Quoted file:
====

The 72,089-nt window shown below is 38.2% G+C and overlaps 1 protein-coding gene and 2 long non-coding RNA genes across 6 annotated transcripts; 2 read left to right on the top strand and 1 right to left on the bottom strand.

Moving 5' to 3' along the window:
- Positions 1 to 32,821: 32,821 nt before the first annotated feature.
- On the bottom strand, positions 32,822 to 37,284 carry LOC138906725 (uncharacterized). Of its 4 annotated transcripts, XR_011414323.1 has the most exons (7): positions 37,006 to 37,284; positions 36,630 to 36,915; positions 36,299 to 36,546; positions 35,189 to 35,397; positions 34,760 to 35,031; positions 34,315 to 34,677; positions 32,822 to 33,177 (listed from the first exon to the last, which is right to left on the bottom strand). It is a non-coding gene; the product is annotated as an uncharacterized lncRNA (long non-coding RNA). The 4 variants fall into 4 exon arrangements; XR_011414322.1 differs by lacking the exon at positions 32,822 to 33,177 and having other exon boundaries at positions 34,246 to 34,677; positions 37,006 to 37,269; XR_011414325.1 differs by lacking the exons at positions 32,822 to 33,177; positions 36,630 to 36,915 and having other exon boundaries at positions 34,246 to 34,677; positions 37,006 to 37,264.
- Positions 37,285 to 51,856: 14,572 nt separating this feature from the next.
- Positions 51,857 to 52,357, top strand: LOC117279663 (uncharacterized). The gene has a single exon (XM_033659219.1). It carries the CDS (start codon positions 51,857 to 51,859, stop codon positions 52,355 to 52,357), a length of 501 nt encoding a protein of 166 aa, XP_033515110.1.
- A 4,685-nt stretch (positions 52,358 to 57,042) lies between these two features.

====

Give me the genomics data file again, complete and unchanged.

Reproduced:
The 72,089-nt window shown below is 38.2% G+C and overlaps 1 protein-coding gene and 2 long non-coding RNA genes across 6 annotated transcripts; 2 read left to right on the top strand and 1 right to left on the bottom strand.

Moving 5' to 3' along the window:
- Positions 1 to 32,821: 32,821 nt before the first annotated feature.
- On the bottom strand, positions 32,822 to 37,284 carry LOC138906725 (uncharacterized). Of its 4 annotated transcripts, XR_011414323.1 has the most exons (7): positions 37,006 to 37,284; positions 36,630 to 36,915; positions 36,299 to 36,546; positions 35,189 to 35,397; positions 34,760 to 35,031; positions 34,315 to 34,677; positions 32,822 to 33,177 (listed from the first exon to the last, which is right to left on the bottom strand). It is a non-coding gene; the product is annotated as an uncharacterized lncRNA (long non-coding RNA). The 4 variants fall into 4 exon arrangements; XR_011414322.1 differs by lacking the exon at positions 32,822 to 33,177 and having other exon boundaries at positions 34,246 to 34,677; positions 37,006 to 37,269; XR_011414325.1 differs by lacking the exons at positions 32,822 to 33,177; positions 36,630 to 36,915 and having other exon boundaries at positions 34,246 to 34,677; positions 37,006 to 37,264.
- Positions 37,285 to 51,856: 14,572 nt separating this feature from the next.
- Positions 51,857 to 52,357, top strand: LOC117279663 (uncharacterized). The gene has a single exon (XM_033659219.1). It carries the CDS (start codon positions 51,857 to 51,859, stop codon positions 52,355 to 52,357), a length of 501 nt encoding a protein of 166 aa, XP_033515110.1.
- A 4,685-nt stretch (positions 52,358 to 57,042) lies between these two features.